Learning to water-ski, getting bounced around on a tube or carving turns on a kneeboard is part of the rites of passage of growing up in a boating family. But the “entry-level” specialty boats required for hard-core tow sports start at around $40,000, and the pro-level boats can have six-figure sticker prices. What if you just want to get out and have a good time with your family and friends? Here are five boats that can help you start shredding, each with a sticker price under $25,000.
PWC: Sea-Doo Wake Pro 215
Pros: Tons of standard tow features, can be towed behind almost any car, no prop worries
Cons: Three-person maximum crew capacity, smaller wakes
Sport it up: Add a second wakeboard rack.
Bottom line: $13,999; sea-doo.com
Here’s a personal watercraft specifically designed for tow sports, with a ton of standard features that enhance its capabilities. Maybe the most important is its electronic throttle control system that Sea-Doo calls iControl. It features a speed-based “Ski Mode” that lets you choose from five acceleration profiles that keep a steady speed and allow the driver to focus on handling rather than the throttle.
The driver can keep an eye on the action with twin rear-view mirrors, but the wake package provides security for a rear-facing spotter in the form of grab handles on a retractable, three-position tow pylon. There’s also a removable gunwale-mounted board rack with the option to add a second. The swim platform has a fold-down boarding step, making it easier for boarders to sit and strap on the bindings. Of course, with jet propulsion, there’s no concern about the prop.
With the 215 hp Rotax engine, the 215 tops 63 mph. The S3 hull makes it one of the best-cornering PWCs on the market, and the iBR (intelligent brake and reverse) system gives it superior slow-speed handling around the launch ramp.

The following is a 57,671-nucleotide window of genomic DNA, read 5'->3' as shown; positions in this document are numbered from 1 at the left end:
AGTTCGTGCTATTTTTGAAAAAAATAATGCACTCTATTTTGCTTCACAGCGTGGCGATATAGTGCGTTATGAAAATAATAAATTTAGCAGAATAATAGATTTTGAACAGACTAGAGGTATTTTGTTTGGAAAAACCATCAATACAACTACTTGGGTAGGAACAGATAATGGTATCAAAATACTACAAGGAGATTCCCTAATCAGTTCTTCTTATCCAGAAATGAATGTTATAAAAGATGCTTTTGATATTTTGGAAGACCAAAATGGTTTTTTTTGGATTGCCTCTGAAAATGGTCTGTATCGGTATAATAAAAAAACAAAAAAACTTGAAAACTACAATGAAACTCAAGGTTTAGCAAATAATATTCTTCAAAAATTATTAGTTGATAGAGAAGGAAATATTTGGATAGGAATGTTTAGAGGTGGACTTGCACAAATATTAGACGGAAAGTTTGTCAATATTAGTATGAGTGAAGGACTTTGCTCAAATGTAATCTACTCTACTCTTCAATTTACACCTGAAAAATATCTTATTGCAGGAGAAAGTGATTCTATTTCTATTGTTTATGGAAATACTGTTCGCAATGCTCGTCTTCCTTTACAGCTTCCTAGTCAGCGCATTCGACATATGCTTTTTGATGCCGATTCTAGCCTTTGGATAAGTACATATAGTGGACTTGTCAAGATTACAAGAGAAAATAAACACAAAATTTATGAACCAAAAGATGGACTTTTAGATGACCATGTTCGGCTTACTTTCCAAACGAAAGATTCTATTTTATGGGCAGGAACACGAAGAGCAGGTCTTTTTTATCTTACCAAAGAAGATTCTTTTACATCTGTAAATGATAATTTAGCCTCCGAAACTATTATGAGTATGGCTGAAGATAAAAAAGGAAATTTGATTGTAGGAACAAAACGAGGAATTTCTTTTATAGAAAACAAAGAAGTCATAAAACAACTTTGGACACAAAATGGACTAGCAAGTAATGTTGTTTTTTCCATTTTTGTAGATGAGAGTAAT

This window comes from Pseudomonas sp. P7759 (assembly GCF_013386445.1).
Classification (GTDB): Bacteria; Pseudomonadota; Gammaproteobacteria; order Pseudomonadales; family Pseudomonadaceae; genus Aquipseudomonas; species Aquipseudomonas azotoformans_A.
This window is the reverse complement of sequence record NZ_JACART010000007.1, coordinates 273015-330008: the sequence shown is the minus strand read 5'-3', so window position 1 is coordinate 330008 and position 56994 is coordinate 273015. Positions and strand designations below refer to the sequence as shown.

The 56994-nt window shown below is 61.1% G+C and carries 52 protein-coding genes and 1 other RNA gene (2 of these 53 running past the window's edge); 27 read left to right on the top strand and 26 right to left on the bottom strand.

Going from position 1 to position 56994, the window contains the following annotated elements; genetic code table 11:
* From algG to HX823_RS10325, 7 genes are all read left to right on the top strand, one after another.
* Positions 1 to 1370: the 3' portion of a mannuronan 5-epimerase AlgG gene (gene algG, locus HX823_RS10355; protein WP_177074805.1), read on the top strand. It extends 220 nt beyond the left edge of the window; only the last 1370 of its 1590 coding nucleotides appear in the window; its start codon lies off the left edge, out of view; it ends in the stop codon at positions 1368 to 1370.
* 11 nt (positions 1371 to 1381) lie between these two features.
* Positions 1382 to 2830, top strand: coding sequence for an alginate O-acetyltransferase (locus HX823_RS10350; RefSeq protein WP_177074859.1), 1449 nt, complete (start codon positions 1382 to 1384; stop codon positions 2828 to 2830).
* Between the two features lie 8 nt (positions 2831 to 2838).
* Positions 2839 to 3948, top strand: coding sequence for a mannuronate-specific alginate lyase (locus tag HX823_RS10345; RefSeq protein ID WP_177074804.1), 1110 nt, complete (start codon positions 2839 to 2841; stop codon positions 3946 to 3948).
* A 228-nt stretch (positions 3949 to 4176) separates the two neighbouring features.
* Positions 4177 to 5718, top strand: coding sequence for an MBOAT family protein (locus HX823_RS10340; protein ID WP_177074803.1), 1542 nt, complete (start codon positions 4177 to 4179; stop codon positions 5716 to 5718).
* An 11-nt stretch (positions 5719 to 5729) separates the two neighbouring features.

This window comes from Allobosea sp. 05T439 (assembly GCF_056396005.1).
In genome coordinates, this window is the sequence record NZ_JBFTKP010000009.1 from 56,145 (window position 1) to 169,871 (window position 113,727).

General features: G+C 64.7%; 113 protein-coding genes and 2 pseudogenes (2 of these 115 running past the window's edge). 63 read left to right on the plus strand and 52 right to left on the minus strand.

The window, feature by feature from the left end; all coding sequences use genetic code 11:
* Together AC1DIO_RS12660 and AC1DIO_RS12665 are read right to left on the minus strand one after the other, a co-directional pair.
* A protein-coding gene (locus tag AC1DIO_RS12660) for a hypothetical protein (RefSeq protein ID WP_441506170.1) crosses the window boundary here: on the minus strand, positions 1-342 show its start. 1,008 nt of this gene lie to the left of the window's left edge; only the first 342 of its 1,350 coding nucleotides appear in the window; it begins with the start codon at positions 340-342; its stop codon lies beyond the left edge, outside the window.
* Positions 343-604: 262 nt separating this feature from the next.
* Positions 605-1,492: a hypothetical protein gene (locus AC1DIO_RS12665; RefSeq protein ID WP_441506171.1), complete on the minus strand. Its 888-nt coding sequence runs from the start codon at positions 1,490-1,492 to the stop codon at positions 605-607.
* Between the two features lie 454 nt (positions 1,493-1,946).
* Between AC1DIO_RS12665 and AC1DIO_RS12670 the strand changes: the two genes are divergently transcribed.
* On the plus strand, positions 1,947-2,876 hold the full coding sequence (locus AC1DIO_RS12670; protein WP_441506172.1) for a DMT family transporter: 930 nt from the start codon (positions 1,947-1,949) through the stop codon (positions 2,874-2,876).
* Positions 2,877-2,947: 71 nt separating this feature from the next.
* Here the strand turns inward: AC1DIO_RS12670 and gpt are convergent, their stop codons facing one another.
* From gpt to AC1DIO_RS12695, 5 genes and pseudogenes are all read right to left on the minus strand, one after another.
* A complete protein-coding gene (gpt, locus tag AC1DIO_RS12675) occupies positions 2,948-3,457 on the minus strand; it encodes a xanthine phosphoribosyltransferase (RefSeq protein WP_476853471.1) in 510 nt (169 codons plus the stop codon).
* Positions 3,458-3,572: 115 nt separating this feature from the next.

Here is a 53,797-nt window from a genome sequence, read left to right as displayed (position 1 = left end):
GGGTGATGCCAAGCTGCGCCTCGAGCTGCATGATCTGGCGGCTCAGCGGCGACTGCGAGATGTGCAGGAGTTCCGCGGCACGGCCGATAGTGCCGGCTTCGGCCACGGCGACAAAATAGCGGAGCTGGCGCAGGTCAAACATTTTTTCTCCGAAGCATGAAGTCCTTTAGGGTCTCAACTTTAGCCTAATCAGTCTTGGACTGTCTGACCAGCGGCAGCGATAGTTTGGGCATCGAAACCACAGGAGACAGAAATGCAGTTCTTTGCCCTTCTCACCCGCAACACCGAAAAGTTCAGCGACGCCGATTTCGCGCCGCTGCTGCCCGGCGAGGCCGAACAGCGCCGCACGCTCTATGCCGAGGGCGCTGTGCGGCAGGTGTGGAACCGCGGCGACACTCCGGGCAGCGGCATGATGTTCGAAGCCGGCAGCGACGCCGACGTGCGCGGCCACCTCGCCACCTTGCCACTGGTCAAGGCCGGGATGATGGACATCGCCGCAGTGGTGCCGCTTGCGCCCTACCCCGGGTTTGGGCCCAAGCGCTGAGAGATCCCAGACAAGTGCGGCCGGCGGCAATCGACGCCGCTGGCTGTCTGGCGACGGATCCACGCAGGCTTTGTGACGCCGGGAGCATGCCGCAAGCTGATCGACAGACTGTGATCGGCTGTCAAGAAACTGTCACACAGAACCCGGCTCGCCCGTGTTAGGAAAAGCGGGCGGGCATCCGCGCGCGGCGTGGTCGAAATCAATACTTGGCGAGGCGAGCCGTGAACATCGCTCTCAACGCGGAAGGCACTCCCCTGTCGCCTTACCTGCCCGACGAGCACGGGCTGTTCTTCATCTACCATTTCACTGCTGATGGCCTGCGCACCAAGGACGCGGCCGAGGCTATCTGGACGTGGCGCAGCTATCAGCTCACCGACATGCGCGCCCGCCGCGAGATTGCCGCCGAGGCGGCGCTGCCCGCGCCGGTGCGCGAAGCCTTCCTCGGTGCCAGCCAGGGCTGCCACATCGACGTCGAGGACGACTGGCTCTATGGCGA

Displacement: 834 lb.
Fuel Capacity: 15.9 gal.
Max Horsepower: 215
Runabout: Bayliner Element
Pros: Predictable handling, excellent fuel economy, room for crowd
Cons: Small 12-gallon fuel tank, 60 hp engine max
Sport it up: Choose the optional sporting package — tow arch, board rack, sporty graphics, cooler and bow filler cushion.
Bottom line: $11,999; bayliner.com
Bayliner set out to build a new type of runabout to get families on the water for, ostensibly, about the cost of your monthly cable or cell-phone bill. But in keeping the price down, Bayliner did not neglect the fact that people like to play behind their boats.
Adding the $1,421 “Sport” package gets you an aluminum tow tower with a board rack on the port side. The tower raises the tow point above the outboard, giving boarders a far better rope angle for performing tricks.
The Element has a unique M-hull design, which consists of a V running down the centerline and two V-shaped sponsons outboard with hard chines. The result is a stable, efficient hull that doesn’t lean excessively in turns or suffer extreme dips when boarding or jumping into the water. With a 60 hp Mercury Bigfoot outboard, the only power available, the Element tops 30 mph and can handle the slower speeds required for tubing and boarding.
Aft, the boat has swim platforms to either side of the motorwell, with the starboard-side retractable swim ladder mounted at an angle to keep swimmers’ hands and feet away from the outboard’s prop.
Displacement: 1,750 lb.
Fuel Capacity: 12 gal.
Max Horsepower: 60
RIB: Zodiac Bayrunner 500
Pros: Great rough-water handling, lightweight for towing
Cons: No swim platform or boarding ladder, cramped seating for passengers and spotter
Sport it up: Get a tow post for $500 or a TurboSwing for $700.
Bottom line: $24,700 with 70 hp Yamaha; zodiacmarineusa.com
Most people associate RIBs with yacht tenders, but the Zodiac Bayrunner 500 can serve as your primary vessel, and it makes a decent tow boat. This 15-foot-5-inch (length overall) model has a fiberglass V-hull with 22 degrees of transom deadrise, the steepest of any other boat in this group. Combine that with the 20-inch PVC inflatable tubes that act as shock absorbers and provide stability, and the Bayrunner 500 has some fantastic rough-water ability for its size. You’re not going to run it out in the blue water, but it will do fine in a bay chop and will display the necessary agility to carve turns for tubers and boarders.